In summary, I argue against distance running and would have my golfers get their cardio from strength sessions, or faster interval type training. In-season sprints have been shown to increase lower body strength while long slow distance running has shown to lessen it in baseball players. (Rhea et al. (2008)) If we want to be fast, and I believe that all of us golfers want our swings to be fast, then we have to get serious about training the system that produces that, and spending most of our time in this way. So spend some time doing some box jumps, or sprints (if you have the form and capability to do so), and definitely some strength building if you actually want to hit the ball further, and even chip it closer.
Potteiger, J., Blessing, D., & Wilson, G. D. (1992). The Physiological Responses to a Single Game of Baseball Pitching. Journal of Applied Sport Science Research, 6, 11-18.
Wells GD, Elmi M., Thomas S. (2009) Physiological Correlates of Golf Performance. J Strength Cond Res. 2009 May;23(3):741-50.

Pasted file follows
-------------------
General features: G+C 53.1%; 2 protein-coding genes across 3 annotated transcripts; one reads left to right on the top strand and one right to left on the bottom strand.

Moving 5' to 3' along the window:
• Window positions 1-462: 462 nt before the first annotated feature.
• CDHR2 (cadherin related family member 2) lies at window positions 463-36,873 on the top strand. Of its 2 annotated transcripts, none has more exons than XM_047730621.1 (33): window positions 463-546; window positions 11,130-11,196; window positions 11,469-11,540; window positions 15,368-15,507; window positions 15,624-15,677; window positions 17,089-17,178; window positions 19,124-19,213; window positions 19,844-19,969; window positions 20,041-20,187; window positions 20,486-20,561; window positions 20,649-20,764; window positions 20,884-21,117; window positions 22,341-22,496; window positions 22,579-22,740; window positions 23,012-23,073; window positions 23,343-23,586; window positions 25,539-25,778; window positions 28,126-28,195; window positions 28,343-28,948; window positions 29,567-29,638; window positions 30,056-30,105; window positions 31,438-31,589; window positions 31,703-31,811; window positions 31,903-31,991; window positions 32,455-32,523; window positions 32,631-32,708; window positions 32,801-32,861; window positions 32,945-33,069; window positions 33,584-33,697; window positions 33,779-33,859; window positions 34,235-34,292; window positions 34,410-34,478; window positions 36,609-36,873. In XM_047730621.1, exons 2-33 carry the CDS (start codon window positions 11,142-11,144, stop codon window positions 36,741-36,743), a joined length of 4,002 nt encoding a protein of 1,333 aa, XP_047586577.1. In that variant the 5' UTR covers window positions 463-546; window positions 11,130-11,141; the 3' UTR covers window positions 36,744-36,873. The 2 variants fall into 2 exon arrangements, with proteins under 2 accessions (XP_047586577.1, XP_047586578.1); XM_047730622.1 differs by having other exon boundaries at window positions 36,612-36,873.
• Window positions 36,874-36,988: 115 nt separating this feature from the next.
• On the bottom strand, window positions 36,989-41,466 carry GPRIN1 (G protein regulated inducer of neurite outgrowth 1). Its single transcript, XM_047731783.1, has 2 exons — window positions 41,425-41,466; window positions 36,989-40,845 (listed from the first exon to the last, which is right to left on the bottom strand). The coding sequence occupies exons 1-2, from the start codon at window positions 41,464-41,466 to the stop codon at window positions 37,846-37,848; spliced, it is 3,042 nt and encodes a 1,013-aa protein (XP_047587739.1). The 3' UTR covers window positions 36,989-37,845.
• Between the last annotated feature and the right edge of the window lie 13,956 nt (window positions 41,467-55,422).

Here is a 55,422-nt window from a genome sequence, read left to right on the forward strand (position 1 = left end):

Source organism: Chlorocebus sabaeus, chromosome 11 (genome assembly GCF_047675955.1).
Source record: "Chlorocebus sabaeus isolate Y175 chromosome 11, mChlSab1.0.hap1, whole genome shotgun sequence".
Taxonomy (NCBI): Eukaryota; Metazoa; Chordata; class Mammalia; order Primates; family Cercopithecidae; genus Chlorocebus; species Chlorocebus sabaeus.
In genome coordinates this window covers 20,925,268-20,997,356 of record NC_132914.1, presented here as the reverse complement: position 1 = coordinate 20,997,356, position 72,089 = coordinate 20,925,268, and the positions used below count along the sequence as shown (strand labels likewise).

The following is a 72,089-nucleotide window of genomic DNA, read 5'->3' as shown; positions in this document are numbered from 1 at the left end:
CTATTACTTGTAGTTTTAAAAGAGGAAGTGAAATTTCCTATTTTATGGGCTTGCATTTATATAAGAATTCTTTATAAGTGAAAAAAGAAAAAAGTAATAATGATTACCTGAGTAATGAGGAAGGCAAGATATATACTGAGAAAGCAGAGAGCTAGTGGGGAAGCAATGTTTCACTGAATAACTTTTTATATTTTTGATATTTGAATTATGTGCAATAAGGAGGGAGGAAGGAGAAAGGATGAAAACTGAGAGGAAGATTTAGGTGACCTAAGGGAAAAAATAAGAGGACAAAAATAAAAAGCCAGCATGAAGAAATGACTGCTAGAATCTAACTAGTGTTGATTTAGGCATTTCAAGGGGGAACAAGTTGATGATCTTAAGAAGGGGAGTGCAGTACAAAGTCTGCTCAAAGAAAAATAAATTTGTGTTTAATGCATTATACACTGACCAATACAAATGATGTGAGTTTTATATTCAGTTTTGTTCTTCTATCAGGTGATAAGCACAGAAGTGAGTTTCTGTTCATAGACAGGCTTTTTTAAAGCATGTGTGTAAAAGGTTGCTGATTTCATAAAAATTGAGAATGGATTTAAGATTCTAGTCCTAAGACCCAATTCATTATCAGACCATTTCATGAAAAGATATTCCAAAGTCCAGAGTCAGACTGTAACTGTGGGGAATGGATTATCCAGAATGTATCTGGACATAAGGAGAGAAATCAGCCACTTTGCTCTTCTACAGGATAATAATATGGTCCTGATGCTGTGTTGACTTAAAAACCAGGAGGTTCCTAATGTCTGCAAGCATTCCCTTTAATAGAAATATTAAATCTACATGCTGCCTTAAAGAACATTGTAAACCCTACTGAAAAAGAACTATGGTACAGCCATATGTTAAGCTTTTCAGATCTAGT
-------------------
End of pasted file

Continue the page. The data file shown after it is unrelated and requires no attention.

Rhea, M., Oliverson, J., Marshall, G., Peterson, M., Kenn, J., & Ayllon, F. (2008). Noncompatibilty of Power and Endurance Training Among College Baseball Players. The Journal of Strength and Conditioning Research , 230-234.
Michael Whitehead is a Houston-Based Movement Coach and former Professional Golfer.
Michael is best known for replacing Tiger Woods in the 2011 US Open and has certifications in Boditrak Ground Performance Golf Ground Mechanics, Functional Strength (CFSC), and TPI Level 1. He has played and coached NCAA Division 1 golf, and is a Serious Golf Talk contributing author.
This article first appeared on Michael's website here.